Defense Date


Graduation Date

Summer 8-6-2016


One-year Embargo

Submission Type


Degree Name





McAnulty College and Graduate School of Liberal Arts

Committee Chair

Linda Kinnahan

Committee Member

Cari Carpenter

Committee Member

Kathy Glass


The Native American literary Renaissance of the 1970s and 1980s created a web of American Indian voices interpreting the past, indicting America’s imperialism alongside Christianity for its participation in conquest, and renegotiating the cultural possibilities and losses resulting from colonial takeover. In contemporary Native America, Christianity is both the subject of controversy and a widely practiced religion. This dissertation explores representations of Christianity in works by four contemporary female Native American authors, Linda Hogan, Louise Erdrich, Diane Glancy, and Joy Harjo. The study’s theoretical framework privileges indigenous voices by relying on a paradigm of reconciliation mapped by Native American activist and attorney Walter Echo-Hawk and by employing ethnographic research methods including an interview study with American Indian women. Gender, story, land, and multiethnic identity surface as major themes throughout the study.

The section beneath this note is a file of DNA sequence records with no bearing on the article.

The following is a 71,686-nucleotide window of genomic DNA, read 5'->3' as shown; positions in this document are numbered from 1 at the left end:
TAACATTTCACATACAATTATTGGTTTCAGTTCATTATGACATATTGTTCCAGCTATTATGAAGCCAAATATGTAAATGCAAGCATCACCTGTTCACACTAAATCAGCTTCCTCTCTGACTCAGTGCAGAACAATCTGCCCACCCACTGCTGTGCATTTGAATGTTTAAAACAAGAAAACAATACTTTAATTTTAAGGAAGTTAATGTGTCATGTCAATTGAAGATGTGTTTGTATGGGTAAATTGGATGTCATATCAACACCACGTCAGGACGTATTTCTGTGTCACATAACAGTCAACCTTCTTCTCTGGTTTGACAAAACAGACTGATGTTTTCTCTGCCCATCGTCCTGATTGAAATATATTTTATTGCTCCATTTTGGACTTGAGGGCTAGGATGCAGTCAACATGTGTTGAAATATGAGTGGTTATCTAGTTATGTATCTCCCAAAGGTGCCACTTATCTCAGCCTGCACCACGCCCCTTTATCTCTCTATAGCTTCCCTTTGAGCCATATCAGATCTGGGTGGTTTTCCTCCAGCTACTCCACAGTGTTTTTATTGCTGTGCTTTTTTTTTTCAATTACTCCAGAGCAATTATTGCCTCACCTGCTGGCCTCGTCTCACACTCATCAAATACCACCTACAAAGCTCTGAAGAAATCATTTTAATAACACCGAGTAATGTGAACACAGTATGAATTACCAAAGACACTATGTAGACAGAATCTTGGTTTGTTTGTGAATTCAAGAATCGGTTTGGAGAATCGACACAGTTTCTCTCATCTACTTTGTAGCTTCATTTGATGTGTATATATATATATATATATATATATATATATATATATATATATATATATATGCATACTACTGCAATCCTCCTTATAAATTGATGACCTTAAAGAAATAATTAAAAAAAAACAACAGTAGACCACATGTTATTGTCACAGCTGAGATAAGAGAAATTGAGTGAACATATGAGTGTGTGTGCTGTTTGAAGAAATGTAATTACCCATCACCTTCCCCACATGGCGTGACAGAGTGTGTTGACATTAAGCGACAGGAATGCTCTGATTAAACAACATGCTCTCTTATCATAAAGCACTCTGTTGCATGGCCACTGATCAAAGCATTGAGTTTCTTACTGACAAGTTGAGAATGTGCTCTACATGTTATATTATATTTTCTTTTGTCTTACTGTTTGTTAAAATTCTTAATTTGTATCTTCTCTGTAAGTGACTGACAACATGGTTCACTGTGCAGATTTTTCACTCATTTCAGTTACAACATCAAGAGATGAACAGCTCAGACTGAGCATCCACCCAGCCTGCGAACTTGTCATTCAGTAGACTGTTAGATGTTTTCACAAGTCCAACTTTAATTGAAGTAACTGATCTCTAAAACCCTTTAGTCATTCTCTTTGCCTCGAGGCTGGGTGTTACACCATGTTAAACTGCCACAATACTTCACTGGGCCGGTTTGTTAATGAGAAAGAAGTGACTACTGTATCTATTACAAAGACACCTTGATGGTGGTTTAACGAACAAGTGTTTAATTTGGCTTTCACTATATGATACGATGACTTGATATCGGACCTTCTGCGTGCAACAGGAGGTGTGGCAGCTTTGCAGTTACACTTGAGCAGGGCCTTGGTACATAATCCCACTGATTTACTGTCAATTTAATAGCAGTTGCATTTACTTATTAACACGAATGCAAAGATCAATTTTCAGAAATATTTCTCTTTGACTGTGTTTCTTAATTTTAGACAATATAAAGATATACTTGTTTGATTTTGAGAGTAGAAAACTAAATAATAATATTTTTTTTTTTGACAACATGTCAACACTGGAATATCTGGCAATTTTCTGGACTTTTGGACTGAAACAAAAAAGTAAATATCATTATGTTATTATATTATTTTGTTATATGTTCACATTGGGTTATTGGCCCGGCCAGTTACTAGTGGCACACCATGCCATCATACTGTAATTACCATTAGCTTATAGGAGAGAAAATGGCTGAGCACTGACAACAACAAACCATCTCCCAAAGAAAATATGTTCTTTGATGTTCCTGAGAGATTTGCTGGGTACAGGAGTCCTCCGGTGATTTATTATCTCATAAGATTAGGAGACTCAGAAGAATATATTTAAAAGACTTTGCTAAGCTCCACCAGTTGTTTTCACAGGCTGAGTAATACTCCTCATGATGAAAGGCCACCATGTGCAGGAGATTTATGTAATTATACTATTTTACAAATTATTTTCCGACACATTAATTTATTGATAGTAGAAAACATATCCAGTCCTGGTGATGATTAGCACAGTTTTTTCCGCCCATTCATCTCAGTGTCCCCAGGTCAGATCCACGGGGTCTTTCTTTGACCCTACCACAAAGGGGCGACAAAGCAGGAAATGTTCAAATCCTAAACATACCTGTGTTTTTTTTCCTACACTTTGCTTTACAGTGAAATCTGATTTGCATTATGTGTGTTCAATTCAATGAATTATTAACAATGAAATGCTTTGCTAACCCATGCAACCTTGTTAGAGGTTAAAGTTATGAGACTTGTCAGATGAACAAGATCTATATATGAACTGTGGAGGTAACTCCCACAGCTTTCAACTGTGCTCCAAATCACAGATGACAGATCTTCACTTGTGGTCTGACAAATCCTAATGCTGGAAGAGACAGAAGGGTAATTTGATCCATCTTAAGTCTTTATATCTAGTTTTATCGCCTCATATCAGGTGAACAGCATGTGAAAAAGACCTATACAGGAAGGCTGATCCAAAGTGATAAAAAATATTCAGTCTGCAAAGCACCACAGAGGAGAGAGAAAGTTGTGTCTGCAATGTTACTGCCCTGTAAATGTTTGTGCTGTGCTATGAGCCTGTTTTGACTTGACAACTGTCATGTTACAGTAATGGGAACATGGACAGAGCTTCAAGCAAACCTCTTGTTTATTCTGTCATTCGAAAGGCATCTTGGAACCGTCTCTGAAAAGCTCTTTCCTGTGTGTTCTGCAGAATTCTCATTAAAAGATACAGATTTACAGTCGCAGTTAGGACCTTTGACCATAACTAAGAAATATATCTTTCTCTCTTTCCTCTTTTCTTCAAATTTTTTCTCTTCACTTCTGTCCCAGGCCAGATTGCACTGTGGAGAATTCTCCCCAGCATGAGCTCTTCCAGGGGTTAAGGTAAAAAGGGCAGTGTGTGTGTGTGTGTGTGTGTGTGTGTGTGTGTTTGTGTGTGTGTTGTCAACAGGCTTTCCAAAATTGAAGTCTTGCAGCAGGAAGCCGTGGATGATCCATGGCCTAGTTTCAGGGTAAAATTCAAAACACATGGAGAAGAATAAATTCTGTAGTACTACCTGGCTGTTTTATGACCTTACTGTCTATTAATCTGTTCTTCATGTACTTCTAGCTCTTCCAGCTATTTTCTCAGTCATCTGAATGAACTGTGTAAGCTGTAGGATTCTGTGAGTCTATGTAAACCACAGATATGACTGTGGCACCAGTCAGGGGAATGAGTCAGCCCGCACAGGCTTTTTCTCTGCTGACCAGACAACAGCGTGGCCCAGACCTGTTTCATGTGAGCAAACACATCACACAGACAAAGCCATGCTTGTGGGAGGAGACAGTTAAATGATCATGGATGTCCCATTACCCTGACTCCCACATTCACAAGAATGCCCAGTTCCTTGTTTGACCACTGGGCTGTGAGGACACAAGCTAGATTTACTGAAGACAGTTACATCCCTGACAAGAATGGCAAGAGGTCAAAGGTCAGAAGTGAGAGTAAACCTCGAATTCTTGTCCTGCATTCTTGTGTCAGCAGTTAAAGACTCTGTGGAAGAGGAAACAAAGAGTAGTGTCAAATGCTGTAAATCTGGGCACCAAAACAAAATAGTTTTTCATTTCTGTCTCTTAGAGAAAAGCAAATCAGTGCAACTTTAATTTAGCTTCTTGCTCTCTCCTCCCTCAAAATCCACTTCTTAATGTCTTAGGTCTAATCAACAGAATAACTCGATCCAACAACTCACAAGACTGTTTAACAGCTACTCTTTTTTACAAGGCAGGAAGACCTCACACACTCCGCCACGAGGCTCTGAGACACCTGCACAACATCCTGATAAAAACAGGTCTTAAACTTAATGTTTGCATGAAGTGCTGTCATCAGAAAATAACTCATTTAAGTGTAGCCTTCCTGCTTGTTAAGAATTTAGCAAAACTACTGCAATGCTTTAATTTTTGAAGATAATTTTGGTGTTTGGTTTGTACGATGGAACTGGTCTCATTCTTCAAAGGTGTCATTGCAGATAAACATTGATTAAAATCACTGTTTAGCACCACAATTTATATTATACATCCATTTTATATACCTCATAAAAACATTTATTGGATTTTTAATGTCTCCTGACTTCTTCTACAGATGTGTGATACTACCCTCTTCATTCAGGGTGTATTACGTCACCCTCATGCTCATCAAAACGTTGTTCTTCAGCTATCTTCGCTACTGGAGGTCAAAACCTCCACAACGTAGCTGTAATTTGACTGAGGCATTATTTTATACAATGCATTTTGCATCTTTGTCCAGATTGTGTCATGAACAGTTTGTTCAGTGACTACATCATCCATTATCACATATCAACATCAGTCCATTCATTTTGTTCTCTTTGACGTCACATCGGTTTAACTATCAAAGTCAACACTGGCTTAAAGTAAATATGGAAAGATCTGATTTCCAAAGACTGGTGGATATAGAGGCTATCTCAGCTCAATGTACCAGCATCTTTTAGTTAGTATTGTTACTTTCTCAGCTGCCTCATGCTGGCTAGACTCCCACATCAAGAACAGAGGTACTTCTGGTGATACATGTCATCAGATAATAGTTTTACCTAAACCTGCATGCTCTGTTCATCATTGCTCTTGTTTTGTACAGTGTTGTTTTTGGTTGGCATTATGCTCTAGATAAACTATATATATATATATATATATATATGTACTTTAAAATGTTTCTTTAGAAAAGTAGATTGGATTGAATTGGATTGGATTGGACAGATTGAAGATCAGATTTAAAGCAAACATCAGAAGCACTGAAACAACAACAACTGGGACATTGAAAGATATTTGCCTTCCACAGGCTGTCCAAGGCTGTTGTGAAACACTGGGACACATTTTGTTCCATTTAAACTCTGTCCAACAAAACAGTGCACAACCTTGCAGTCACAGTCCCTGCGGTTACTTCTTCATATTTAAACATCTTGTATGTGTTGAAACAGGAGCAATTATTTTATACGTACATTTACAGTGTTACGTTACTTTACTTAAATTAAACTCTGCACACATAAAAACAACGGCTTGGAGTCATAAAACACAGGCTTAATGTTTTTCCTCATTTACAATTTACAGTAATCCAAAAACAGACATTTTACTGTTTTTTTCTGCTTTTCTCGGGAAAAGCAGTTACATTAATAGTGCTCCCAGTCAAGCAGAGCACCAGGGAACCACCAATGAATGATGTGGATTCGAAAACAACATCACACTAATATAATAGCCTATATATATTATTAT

Hogan, Erdrich, Glancy, and Harjo each engage in or resist cross-cultural reconciliation v in the wake of Christianity’s involvement in colonization and assimilation. Hogan focuses on strengthening communities within Native America; Erdrich explores the possibilities and pitfalls of community building between American Indians and Catholic German-Americans; Glancy creates community by giving voice to both Native and non-Native Christians who have been silenced in the past; and Harjo calls for an expansive community that grows across cultural and religious boundaries, resulting in enemies becoming family members. I ultimately argue that imaginative writing makes space for dialogues of reconciliation that are otherwise stifled in the midst of complex and historically tense cultural and socioeconomic circumstances. Together, these writers perform an act of reconciliation that is neither total nor insignificant. Individually acting out aspects of Echo-Hawk’s paradigm for reconciliation, works produced by Hogan, Erdrich, Glancy, and Harjo can be read in tandem as simultaneous expressions of anger, consternation, and indignation over the ravages of colonization and Christianity’s participation in it. The same texts offer creative expressions of possibility and hope for a future marked by distinctive Native American cultural contributions and a revised and repentant Christianity stripped of its institutional sins and characterized instead by the peace and love that persists at the heart of its teachings.